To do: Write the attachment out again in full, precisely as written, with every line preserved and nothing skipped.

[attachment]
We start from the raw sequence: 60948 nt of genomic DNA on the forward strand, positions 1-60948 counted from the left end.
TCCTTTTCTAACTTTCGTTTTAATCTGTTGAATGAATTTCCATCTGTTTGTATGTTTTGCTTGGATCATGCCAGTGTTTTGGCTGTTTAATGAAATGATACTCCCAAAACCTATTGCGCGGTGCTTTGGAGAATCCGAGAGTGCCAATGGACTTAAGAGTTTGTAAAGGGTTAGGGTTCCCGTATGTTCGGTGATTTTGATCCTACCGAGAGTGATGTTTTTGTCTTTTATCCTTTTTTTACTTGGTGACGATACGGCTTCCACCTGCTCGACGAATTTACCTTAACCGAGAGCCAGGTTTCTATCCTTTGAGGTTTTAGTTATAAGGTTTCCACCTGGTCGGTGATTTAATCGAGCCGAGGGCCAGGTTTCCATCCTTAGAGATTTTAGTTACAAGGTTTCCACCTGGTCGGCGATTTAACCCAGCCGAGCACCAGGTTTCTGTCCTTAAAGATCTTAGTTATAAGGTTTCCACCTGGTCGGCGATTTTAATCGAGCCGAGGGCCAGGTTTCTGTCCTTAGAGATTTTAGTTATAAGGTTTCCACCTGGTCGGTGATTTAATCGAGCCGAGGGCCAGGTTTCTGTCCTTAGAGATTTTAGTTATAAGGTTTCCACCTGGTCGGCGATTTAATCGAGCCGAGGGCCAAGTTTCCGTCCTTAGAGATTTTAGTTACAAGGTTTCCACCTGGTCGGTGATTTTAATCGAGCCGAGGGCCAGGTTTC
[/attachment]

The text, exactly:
We start from the raw sequence: 60948 nt of genomic DNA on the forward strand, positions 1-60948 counted from the left end.
TCCTTTTCTAACTTTCGTTTTAATCTGTTGAATGAATTTCCATCTGTTTGTATGTTTTGCTTGGATCATGCCAGTGTTTTGGCTGTTTAATGAAATGATACTCCCAAAACCTATTGCGCGGTGCTTTGGAGAATCCGAGAGTGCCAATGGACTTAAGAGTTTGTAAAGGGTTAGGGTTCCCGTATGTTCGGTGATTTTGATCCTACCGAGAGTGATGTTTTTGTCTTTTATCCTTTTTTTACTTGGTGACGATACGGCTTCCACCTGCTCGACGAATTTACCTTAACCGAGAGCCAGGTTTCTATCCTTTGAGGTTTTAGTTATAAGGTTTCCACCTGGTCGGTGATTTAATCGAGCCGAGGGCCAGGTTTCCATCCTTAGAGATTTTAGTTACAAGGTTTCCACCTGGTCGGCGATTTAACCCAGCCGAGCACCAGGTTTCTGTCCTTAAAGATCTTAGTTATAAGGTTTCCACCTGGTCGGCGATTTTAATCGAGCCGAGGGCCAGGTTTCTGTCCTTAGAGATTTTAGTTATAAGGTTTCCACCTGGTCGGTGATTTAATCGAGCCGAGGGCCAGGTTTCTGTCCTTAGAGATTTTAGTTATAAGGTTTCCACCTGGTCGGCGATTTAATCGAGCCGAGGGCCAAGTTTCCGTCCTTAGAGATTTTAGTTACAAGGTTTCCACCTGGTCGGTGATTTTAATCGAGCCGAGGGCCAGGTTTC